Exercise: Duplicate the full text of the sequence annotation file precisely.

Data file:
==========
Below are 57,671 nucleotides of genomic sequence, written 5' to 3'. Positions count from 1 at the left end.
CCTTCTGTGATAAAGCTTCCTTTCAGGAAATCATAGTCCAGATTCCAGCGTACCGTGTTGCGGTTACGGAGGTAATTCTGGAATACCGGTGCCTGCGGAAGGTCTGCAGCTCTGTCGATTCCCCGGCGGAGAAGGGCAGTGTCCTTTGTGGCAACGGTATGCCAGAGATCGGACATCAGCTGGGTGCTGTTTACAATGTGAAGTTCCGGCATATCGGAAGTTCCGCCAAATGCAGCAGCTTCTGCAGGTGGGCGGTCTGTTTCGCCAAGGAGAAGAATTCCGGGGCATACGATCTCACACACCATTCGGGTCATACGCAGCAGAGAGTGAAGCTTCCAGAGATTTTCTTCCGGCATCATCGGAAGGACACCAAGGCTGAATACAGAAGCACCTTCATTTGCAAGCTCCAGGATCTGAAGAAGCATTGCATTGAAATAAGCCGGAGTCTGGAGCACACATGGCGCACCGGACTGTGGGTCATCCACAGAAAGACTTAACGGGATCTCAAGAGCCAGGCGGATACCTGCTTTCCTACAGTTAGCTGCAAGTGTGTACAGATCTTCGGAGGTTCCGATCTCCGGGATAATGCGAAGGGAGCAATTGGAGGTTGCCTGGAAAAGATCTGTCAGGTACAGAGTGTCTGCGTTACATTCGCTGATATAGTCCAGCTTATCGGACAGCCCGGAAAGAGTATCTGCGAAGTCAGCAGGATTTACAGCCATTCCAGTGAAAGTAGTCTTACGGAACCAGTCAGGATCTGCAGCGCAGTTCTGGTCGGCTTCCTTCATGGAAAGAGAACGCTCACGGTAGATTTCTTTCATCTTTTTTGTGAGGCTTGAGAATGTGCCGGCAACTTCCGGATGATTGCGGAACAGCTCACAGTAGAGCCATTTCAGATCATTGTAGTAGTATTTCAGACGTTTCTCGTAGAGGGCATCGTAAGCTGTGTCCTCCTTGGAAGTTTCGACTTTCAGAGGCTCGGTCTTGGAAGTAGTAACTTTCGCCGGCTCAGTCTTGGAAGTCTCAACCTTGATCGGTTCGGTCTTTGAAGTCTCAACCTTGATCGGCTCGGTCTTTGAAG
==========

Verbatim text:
Below are 57,671 nucleotides of genomic sequence, written 5' to 3'. Positions count from 1 at the left end.
CCTTCTGTGATAAAGCTTCCTTTCAGGAAATCATAGTCCAGATTCCAGCGTACCGTGTTGCGGTTACGGAGGTAATTCTGGAATACCGGTGCCTGCGGAAGGTCTGCAGCTCTGTCGATTCCCCGGCGGAGAAGGGCAGTGTCCTTTGTGGCAACGGTATGCCAGAGATCGGACATCAGCTGGGTGCTGTTTACAATGTGAAGTTCCGGCATATCGGAAGTTCCGCCAAATGCAGCAGCTTCTGCAGGTGGGCGGTCTGTTTCGCCAAGGAGAAGAATTCCGGGGCATACGATCTCACACACCATTCGGGTCATACGCAGCAGAGAGTGAAGCTTCCAGAGATTTTCTTCCGGCATCATCGGAAGGACACCAAGGCTGAATACAGAAGCACCTTCATTTGCAAGCTCCAGGATCTGAAGAAGCATTGCATTGAAATAAGCCGGAGTCTGGAGCACACATGGCGCACCGGACTGTGGGTCATCCACAGAAAGACTTAACGGGATCTCAAGAGCCAGGCGGATACCTGCTTTCCTACAGTTAGCTGCAAGTGTGTACAGATCTTCGGAGGTTCCGATCTCCGGGATAATGCGAAGGGAGCAATTGGAGGTTGCCTGGAAAAGATCTGTCAGGTACAGAGTGTCTGCGTTACATTCGCTGATATAGTCCAGCTTATCGGACAGCCCGGAAAGAGTATCTGCGAAGTCAGCAGGATTTACAGCCATTCCAGTGAAAGTAGTCTTACGGAACCAGTCAGGATCTGCAGCGCAGTTCTGGTCGGCTTCCTTCATGGAAAGAGAACGCTCACGGTAGATTTCTTTCATCTTTTTTGTGAGGCTTGAGAATGTGCCGGCAACTTCCGGATGATTGCGGAACAGCTCACAGTAGAGCCATTTCAGATCATTGTAGTAGTATTTCAGACGTTTCTCGTAGAGGGCATCGTAAGCTGTGTCCTCCTTGGAAGTTTCGACTTTCAGAGGCTCGGTCTTGGAAGTAGTAACTTTCGCCGGCTCAGTCTTGGAAGTCTCAACCTTGATCGGTTCGGTCTTTGAAGTCTCAACCTTGATCGGCTCGGTCTTTGAAG